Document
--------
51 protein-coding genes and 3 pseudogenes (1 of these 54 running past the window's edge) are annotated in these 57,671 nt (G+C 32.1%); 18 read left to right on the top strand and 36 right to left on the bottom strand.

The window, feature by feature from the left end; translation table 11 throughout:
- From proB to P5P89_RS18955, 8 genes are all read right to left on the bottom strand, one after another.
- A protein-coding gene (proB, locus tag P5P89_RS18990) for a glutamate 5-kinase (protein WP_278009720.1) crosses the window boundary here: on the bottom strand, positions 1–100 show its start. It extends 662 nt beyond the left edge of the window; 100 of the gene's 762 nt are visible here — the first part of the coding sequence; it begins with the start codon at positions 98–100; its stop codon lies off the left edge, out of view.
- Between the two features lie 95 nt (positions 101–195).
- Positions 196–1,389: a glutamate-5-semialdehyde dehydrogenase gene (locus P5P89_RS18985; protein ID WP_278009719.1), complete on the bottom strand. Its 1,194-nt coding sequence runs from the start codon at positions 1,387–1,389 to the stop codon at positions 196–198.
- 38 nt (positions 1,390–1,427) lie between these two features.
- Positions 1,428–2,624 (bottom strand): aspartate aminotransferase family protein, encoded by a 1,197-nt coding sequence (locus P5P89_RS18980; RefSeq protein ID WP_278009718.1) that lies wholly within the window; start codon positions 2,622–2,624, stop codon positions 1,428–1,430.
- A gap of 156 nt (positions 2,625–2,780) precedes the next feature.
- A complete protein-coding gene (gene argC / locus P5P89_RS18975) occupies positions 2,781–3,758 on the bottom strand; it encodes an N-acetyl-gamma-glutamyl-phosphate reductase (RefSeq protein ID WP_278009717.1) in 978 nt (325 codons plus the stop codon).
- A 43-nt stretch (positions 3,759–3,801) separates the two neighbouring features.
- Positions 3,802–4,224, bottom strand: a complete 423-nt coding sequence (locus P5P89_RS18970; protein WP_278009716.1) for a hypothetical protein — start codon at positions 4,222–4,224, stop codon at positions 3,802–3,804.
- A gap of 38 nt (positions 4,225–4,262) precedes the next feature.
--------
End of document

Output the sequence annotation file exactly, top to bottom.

51 protein-coding genes and 3 pseudogenes (1 of these 54 running past the window's edge) are annotated in these 57,671 nt (G+C 32.1%); 18 read left to right on the top strand and 36 right to left on the bottom strand.

The window, feature by feature from the left end; translation table 11 throughout:
- From proB to P5P89_RS18955, 8 genes are all read right to left on the bottom strand, one after another.
- A protein-coding gene (proB, locus tag P5P89_RS18990) for a glutamate 5-kinase (protein WP_278009720.1) crosses the window boundary here: on the bottom strand, positions 1–100 show its start. It extends 662 nt beyond the left edge of the window; 100 of the gene's 762 nt are visible here — the first part of the coding sequence; it begins with the start codon at positions 98–100; its stop codon lies off the left edge, out of view.
- Between the two features lie 95 nt (positions 101–195).
- Positions 196–1,389: a glutamate-5-semialdehyde dehydrogenase gene (locus P5P89_RS18985; protein ID WP_278009719.1), complete on the bottom strand. Its 1,194-nt coding sequence runs from the start codon at positions 1,387–1,389 to the stop codon at positions 196–198.
- 38 nt (positions 1,390–1,427) lie between these two features.
- Positions 1,428–2,624 (bottom strand): aspartate aminotransferase family protein, encoded by a 1,197-nt coding sequence (locus P5P89_RS18980; RefSeq protein ID WP_278009718.1) that lies wholly within the window; start codon positions 2,622–2,624, stop codon positions 1,428–1,430.
- A gap of 156 nt (positions 2,625–2,780) precedes the next feature.
- A complete protein-coding gene (gene argC / locus P5P89_RS18975) occupies positions 2,781–3,758 on the bottom strand; it encodes an N-acetyl-gamma-glutamyl-phosphate reductase (RefSeq protein ID WP_278009717.1) in 978 nt (325 codons plus the stop codon).
- A 43-nt stretch (positions 3,759–3,801) separates the two neighbouring features.
- Positions 3,802–4,224, bottom strand: a complete 423-nt coding sequence (locus P5P89_RS18970; protein WP_278009716.1) for a hypothetical protein — start codon at positions 4,222–4,224, stop codon at positions 3,802–3,804.
- A gap of 38 nt (positions 4,225–4,262) precedes the next feature.